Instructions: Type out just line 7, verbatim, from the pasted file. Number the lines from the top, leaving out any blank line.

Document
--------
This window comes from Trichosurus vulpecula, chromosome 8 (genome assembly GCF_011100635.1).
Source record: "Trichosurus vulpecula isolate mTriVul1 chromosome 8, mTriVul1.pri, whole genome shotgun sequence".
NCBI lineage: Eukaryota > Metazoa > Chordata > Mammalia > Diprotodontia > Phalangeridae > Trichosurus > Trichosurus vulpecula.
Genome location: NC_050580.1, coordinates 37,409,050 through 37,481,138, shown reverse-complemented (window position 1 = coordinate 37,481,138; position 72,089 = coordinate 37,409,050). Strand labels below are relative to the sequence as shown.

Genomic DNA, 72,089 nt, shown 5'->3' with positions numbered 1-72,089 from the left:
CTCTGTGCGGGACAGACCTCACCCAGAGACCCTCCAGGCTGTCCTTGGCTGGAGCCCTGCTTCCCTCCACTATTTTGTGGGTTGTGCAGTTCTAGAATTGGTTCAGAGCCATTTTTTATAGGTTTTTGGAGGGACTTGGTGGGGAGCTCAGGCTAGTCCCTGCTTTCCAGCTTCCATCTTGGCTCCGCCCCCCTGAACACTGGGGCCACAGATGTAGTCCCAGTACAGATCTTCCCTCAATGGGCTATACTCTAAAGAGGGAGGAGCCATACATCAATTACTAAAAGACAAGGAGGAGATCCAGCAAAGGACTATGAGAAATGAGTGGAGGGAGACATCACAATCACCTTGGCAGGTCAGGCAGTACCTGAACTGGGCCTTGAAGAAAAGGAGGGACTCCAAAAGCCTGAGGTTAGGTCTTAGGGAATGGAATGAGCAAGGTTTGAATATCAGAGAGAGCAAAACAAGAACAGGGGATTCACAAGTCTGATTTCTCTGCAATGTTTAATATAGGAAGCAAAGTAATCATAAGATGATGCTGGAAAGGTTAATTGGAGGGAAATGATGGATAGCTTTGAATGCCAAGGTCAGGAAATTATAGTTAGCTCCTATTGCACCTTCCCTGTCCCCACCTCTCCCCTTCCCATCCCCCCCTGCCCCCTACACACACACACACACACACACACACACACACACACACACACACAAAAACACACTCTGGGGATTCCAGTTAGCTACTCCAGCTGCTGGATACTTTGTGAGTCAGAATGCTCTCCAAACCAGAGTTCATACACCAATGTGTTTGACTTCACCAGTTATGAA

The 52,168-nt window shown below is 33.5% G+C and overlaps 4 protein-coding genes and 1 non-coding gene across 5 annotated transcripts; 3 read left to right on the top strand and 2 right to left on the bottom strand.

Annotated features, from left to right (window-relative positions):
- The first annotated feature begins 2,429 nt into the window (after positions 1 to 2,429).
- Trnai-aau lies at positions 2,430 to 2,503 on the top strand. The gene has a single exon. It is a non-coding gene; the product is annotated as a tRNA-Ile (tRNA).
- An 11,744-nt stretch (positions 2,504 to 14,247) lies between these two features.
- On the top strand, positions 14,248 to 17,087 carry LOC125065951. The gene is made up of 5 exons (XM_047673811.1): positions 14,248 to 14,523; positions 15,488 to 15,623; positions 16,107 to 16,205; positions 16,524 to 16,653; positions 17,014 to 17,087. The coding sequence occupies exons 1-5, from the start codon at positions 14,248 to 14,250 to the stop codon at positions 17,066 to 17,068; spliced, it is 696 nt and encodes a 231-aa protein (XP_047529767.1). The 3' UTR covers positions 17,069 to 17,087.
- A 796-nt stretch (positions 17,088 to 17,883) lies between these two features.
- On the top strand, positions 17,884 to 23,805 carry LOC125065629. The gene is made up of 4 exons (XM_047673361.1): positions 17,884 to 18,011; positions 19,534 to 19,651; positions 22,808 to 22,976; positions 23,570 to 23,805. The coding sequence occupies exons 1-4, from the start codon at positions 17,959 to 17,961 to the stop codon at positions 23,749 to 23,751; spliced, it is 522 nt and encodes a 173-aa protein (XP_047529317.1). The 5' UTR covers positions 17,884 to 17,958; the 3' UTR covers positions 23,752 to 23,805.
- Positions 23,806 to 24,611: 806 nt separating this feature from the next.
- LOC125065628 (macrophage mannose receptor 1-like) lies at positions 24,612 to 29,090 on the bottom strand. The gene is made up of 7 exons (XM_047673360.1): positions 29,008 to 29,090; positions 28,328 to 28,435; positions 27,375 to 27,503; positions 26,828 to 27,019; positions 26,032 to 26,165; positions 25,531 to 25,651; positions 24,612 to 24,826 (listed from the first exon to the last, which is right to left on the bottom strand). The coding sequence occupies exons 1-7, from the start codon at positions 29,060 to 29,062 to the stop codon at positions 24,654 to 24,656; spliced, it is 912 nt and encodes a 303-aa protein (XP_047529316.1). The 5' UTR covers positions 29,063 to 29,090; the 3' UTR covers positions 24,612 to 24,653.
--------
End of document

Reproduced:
The 52,168-nt window shown below is 33.5% G+C and overlaps 4 protein-coding genes and 1 non-coding gene across 5 annotated transcripts; 3 read left to right on the top strand and 2 right to left on the bottom strand.